Friday, June 3, 2011

Plato- Chariot Allegory

A little amazingness I was reading last night!! Its Plato's allegory of the chariot. All these questions we tend to figure out, they've been study for so long, its just a matter of digging a bit into history! Enjoy!

Plato, in his dialogue, Phaedrus (sections 246a - 254e), uses the Chariot Allegory to explain his view of the human soul. He does this in the dialogue through the character of Socrates, who uses it in a discussion of the merit of Love as "divine madness". 

Plato paints the picture of a Charioteer driving a chariot pulled by two horses. One horse is white and long necked, well bred, well behaved, and runs without a whip. The other is black and short-necked, badly bred, troublesome.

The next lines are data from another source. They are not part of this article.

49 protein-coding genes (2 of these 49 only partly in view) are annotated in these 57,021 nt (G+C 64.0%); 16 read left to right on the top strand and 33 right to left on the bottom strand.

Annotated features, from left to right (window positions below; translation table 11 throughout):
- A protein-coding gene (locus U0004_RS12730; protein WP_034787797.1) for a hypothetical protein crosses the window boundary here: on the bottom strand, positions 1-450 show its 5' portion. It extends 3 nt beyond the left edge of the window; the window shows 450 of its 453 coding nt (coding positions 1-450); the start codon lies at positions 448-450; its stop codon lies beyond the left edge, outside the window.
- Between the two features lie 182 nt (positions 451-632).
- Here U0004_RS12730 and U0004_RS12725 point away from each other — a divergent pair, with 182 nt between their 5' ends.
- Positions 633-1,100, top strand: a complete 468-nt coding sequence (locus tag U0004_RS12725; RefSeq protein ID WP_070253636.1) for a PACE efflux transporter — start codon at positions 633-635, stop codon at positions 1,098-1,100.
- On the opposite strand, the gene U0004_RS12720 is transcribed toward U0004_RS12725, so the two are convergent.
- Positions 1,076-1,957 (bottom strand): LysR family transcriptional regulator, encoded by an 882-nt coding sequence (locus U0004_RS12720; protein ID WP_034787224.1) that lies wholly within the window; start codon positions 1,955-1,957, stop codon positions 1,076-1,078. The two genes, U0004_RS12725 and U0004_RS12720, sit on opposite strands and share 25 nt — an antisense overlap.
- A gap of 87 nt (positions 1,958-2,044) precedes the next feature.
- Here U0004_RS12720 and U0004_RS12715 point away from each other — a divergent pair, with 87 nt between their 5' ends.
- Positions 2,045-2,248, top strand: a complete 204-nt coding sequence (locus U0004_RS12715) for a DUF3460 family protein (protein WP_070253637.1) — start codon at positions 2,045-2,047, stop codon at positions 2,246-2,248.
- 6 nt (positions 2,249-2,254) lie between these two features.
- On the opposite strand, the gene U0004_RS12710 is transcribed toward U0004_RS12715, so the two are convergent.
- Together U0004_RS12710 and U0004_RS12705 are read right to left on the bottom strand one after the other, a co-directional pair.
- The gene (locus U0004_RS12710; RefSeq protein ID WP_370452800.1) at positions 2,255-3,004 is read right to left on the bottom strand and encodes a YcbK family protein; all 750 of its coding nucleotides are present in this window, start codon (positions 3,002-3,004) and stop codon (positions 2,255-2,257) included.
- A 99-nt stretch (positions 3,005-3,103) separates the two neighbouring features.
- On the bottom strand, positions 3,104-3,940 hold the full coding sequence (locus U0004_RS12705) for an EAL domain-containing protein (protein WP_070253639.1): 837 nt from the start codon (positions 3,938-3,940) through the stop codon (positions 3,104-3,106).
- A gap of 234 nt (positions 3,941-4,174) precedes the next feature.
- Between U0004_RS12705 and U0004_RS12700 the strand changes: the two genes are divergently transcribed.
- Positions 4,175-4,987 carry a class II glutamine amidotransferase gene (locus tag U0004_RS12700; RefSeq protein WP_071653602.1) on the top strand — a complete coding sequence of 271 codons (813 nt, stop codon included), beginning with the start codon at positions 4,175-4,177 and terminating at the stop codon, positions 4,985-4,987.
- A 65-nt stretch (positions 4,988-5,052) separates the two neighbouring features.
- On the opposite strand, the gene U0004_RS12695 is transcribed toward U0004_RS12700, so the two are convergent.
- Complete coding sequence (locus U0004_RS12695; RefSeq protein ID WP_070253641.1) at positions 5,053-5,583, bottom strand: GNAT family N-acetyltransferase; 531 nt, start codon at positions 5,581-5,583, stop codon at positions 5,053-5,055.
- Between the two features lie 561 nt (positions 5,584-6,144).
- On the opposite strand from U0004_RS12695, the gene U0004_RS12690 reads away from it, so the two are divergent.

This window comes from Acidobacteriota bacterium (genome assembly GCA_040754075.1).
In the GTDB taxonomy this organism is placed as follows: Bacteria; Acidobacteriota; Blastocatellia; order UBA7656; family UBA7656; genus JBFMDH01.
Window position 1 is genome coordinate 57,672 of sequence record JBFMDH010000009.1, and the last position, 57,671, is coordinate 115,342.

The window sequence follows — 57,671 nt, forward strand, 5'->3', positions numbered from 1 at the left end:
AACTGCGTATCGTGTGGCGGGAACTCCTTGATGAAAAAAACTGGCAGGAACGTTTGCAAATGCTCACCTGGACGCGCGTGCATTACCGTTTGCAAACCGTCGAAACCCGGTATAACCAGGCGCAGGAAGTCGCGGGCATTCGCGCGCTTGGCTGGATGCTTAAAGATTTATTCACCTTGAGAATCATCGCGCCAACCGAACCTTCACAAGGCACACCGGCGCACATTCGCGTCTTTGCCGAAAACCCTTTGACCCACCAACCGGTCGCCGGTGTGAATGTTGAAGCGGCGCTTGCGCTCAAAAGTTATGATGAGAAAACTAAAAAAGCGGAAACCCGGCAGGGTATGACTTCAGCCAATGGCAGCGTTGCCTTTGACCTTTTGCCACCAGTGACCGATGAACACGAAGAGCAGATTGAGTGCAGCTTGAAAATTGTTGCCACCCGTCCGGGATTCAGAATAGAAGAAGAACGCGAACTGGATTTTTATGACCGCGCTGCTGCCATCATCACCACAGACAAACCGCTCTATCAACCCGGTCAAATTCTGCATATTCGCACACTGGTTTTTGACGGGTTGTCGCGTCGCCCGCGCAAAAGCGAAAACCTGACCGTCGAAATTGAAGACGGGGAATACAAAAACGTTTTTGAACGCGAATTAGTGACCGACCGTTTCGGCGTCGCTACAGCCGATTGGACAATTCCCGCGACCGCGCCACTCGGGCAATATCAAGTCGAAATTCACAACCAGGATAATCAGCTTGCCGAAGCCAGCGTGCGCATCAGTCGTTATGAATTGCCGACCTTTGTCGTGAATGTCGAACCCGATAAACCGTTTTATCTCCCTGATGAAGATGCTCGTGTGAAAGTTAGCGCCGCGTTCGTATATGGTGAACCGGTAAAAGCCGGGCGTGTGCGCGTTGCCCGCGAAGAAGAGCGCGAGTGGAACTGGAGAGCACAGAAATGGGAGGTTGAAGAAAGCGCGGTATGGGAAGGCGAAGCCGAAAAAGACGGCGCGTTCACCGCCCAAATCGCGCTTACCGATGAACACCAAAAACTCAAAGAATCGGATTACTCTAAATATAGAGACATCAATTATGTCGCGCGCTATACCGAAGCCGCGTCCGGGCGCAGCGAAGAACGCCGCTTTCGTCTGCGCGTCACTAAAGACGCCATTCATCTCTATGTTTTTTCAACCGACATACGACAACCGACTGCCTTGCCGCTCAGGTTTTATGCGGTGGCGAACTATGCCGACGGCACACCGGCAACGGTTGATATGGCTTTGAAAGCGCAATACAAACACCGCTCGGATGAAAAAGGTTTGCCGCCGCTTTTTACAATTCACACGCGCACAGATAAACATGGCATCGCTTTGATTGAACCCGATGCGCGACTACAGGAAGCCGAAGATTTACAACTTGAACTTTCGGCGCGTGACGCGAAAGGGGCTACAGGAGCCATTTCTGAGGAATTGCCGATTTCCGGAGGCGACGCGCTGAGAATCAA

The Charioteer represents intellect, reason, or the part of the soul that must guide the soul to truth; the white horse represents rational or moral impulse or the positive part of passionate nature (e.g., righteous indignation); the black horse represents the soul's irrational passions, appetites, or concupiscent nature. The Charioteer directs the entire chariot/soul, trying to stop the horses from going different ways, and to proceed towards enlightenment. 

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